Java Periphery should work on Armbian/Ubuntu/Debian, but also other non-Armbian distributions. If you run into issues please use Github issues to report.
     
    Nano Pi Duo
    13:30:43.065 [main] INFO com.codeferm.periphery.demo.GpioPerf - Running write test with 10000000 samples 13:31:23.062 [main] INFO com.codeferm.periphery.demo.GpioPerf - 500613.25 writes per second 13:31:23.065 [main] INFO com.codeferm.periphery.demo.GpioPerf - Running read test with 10000000 samples 13:31:54.471 [main] INFO com.codeferm.periphery.demo.GpioPerf - 318440.91 reads per second Nano Pi Neo Plus 2
    15:06:51.946 [main] INFO com.codeferm.periphery.demo.GpioPerf - Running write test with 10000000 samples 15:07:22.522 [main] INFO com.codeferm.periphery.demo.GpioPerf - 654964.63 writes per second 15:07:22.524 [main] INFO com.codeferm.periphery.demo.GpioPerf - Running read test with 10000000 samples 15:07:46.696 [main] INFO com.codeferm.periphery.demo.GpioPerf - 413770.27 reads per second  
  23. Like
    sgjava got a reaction from Igor in Java Periphery released!   
    Java Periphery has finally been released! Java Periphery is a high performance library for GPIO, LED, PWM, SPI, I2C, MMIO and Serial peripheral I/O interface access in userspace Linux. This will replace User Space IO. I'm seeing GPIO write speeds of 500K/s from userspace. Compared to User Space IO and libgopid speeds of 2K/s. I switched from JNA wrapper generation to JNI wrapper generation. The build process is much simpler (only single install.sh) and building libgpiod is no longer required. The API follows c-periphery, python-periphery and lua-periphery. This should cover the widest array of SBCs and languages around.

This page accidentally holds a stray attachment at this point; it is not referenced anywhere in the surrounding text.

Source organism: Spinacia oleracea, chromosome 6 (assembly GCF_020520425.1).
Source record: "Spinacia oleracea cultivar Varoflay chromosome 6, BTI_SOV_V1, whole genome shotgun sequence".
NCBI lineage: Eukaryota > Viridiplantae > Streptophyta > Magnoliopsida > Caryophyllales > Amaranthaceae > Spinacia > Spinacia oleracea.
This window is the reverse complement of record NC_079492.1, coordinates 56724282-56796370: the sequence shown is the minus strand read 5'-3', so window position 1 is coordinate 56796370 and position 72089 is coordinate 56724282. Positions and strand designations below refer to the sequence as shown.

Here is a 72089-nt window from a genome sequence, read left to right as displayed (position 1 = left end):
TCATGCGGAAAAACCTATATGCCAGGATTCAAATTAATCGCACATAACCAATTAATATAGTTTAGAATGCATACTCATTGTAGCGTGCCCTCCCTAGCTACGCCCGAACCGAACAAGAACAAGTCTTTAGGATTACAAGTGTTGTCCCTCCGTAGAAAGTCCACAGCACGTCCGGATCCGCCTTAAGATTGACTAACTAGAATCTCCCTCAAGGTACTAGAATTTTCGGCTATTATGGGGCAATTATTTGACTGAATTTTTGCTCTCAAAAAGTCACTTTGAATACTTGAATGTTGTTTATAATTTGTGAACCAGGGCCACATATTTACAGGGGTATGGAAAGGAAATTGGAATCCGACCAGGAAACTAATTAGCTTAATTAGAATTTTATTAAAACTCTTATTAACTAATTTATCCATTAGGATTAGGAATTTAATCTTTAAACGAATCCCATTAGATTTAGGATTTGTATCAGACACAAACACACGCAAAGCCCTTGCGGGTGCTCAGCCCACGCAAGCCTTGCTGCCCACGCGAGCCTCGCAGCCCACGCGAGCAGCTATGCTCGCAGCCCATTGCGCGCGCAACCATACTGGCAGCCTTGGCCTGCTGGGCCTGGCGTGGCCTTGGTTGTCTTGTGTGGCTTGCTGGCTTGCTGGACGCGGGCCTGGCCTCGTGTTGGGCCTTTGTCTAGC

Java Periphery should work on Armbian/Ubuntu/Debian, but also other non-Armbian distributions. If you run into issues please use Github issues to report.
     
    Nano Pi Duo
    13:30:43.065 [main] INFO com.codeferm.periphery.demo.GpioPerf - Running write test with 10000000 samples 13:31:23.062 [main] INFO com.codeferm.periphery.demo.GpioPerf - 500613.25 writes per second 13:31:23.065 [main] INFO com.codeferm.periphery.demo.GpioPerf - Running read test with 10000000 samples 13:31:54.471 [main] INFO com.codeferm.periphery.demo.GpioPerf - 318440.91 reads per second Nano Pi Neo Plus 2